Brian Boland, of the Ads Product Marketing team at Facebook, recently posted a detailed article on the Facebook For Business blog explaining why Facebook’s organic reach is decreasing. Boland says in his original post, “My colleagues and I at Facebook understand that this has been a pain point for many businesses, and we’re committed to helping you understand what’s driving this change so your business can succeed on Facebook.”
For those of you at home, “Organic reach” refers to the number of people/ fans exposed to your Facebook content for free. This free exposure and Facebook’s ability to facilitate sharing content with your target market is what helped launch Facebook as a viable tool for corporations and small business alike.
Why is my organic reach decreasing?
Boland outlines two main reasons as to why there has been a decline in organic reach.
The first reason that Boland outlines relates to how the News Feed – the place where users view content from friends, family members, and fan pages – is generated for each user. Unlike Twitter, Facebook picks and chooses what they think is most relevant to each user and doesn’t generate a live feed of content. Boland goes on to say:
News Feed is designed to show each person on Facebook the content that’s most relevant to them. Of the 1,500+ stories a person might see whenever they log onto Facebook, News Feed displays approximately 300. To choose which stories to show, News Feed ranks each possible story (from more to less important) by looking at thousands of factors relative to each person.
Boland, and Facebook in general, think that by making these changes, News Feed is “becoming more engaging” and the content is becoming more relevant.
The second reason that Boland outlines is just an extension of his first reason. While Facebook becomes ever increasingly populated with personal profiles, fan pages, and company pages the competition for a single line in a news feed has increased dramatically. Boland explains that depending on how much a person uses Facebook, they could see anywhere from 1500 to as many as 15,000 potential stories in their News Feed.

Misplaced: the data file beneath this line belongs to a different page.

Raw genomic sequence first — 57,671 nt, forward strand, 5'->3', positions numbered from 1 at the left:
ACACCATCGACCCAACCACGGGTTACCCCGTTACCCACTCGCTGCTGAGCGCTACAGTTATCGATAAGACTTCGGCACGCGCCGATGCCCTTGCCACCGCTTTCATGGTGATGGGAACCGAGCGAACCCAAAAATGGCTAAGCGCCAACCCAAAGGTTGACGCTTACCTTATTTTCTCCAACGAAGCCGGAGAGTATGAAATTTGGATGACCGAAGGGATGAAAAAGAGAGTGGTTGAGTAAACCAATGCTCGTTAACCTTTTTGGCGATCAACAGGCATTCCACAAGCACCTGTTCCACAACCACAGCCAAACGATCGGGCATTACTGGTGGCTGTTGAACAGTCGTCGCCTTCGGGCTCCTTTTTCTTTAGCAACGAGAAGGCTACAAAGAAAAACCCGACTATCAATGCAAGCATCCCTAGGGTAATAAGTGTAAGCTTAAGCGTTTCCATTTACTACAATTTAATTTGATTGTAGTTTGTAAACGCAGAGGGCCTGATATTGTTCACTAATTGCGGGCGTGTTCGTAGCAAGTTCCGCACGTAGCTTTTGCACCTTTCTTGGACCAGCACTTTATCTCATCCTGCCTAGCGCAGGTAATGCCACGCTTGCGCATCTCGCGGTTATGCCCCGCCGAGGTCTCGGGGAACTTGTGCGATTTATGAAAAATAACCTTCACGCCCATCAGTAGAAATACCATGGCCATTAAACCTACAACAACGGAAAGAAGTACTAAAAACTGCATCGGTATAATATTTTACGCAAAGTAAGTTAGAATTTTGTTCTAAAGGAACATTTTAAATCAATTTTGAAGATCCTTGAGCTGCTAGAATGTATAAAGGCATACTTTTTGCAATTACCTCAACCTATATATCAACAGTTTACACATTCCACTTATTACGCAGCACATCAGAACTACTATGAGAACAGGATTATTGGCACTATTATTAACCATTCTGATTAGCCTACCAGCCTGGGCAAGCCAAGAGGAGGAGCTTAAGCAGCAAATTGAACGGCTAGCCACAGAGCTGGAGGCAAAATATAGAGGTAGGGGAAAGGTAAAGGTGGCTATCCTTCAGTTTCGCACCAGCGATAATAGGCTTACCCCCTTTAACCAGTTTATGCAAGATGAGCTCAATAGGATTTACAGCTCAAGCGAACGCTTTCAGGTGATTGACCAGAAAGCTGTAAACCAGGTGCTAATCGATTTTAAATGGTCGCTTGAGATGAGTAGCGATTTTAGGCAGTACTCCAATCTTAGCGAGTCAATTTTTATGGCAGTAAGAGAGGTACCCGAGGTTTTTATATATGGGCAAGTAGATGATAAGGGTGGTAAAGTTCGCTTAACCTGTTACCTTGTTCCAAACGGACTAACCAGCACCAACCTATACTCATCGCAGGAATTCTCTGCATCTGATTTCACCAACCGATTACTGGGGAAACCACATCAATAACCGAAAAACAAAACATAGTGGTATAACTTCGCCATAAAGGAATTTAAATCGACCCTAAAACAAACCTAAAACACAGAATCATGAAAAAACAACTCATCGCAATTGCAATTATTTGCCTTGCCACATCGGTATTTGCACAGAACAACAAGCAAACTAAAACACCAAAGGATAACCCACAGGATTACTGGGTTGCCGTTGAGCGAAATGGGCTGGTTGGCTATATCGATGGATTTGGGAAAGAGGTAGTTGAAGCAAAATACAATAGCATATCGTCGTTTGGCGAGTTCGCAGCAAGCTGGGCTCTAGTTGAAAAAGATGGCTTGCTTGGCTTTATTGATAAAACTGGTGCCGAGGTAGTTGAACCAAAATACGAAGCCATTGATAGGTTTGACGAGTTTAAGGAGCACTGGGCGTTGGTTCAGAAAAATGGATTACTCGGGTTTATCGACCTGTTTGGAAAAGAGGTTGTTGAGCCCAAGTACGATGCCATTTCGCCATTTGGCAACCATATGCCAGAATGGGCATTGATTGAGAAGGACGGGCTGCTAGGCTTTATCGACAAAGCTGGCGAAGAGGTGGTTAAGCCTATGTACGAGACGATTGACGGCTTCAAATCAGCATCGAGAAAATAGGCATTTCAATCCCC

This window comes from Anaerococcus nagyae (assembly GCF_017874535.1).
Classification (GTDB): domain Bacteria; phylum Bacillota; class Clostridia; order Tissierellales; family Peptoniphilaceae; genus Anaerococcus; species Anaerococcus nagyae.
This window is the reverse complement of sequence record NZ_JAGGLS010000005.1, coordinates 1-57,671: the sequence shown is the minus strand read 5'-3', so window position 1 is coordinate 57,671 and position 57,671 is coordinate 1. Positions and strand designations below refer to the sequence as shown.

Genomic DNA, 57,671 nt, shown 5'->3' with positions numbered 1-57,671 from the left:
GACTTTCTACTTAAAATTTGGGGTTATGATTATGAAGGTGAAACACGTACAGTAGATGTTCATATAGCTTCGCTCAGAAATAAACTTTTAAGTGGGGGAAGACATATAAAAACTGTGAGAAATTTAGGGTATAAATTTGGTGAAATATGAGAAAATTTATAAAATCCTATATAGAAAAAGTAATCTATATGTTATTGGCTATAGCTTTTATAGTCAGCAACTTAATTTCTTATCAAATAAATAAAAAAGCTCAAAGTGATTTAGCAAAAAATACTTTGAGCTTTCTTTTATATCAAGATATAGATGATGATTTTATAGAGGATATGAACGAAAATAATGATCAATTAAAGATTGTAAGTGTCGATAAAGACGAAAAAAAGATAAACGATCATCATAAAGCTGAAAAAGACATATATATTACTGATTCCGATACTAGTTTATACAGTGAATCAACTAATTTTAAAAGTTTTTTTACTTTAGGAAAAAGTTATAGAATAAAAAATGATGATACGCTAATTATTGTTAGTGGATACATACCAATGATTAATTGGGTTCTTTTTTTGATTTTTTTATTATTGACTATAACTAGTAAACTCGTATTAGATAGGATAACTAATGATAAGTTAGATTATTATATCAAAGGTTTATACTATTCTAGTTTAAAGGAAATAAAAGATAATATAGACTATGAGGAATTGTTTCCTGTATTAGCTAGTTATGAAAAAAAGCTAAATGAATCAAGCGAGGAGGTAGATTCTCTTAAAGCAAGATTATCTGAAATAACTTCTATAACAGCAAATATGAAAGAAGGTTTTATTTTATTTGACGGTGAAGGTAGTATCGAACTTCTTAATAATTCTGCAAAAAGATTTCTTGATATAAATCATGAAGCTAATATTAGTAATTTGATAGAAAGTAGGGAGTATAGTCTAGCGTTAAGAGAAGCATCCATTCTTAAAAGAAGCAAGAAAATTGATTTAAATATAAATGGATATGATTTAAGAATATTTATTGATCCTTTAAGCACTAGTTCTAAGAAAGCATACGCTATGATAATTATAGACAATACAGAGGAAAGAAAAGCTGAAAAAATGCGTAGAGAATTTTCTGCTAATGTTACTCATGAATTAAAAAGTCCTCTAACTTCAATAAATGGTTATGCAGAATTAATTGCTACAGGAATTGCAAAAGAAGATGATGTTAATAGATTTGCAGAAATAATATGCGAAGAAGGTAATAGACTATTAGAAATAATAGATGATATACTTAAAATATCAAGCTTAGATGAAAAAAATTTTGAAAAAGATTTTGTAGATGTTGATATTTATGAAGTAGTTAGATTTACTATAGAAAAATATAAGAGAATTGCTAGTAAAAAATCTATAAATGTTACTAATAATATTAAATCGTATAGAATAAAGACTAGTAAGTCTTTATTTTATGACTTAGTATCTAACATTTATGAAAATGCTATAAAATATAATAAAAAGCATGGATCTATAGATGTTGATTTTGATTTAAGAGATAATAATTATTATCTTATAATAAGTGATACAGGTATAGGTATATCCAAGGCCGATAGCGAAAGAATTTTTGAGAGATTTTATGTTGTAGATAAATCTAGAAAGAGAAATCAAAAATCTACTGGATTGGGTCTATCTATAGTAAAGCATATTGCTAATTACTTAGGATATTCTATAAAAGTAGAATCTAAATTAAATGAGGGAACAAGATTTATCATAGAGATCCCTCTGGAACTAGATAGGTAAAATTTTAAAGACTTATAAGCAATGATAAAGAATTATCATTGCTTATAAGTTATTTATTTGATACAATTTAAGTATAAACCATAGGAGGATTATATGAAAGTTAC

In the end, Facebook is becoming extremely populated and there just isn’t room for every update to be seen in every News Feed of every profile. Facebook wants people to log on and spend as much time as possible interacting with others via cues from the News Feed. Having a News Feed filled with comments from people we hardly know, bands we liked 10 years ago, or a constant – and unnatural – barrage of discount codes is not going to be conducive to long term usage, and Facebook knows that.
Don’t lose your hat just yet!
You may be thinking, “If there’s already no more room on the bus, why would I want to join the bandwagon?” Facebook knows that too. You might like to know that Facebook has an entire library full of case studies proving that Facebook is a legitimate and effective tool for advertising your brand. And with 67% of Internet users in the U.S. on Facebook and the 18-29 year old demographic seeing an 83% user rate, there is a seat for everyone on this bus. (Business Insider)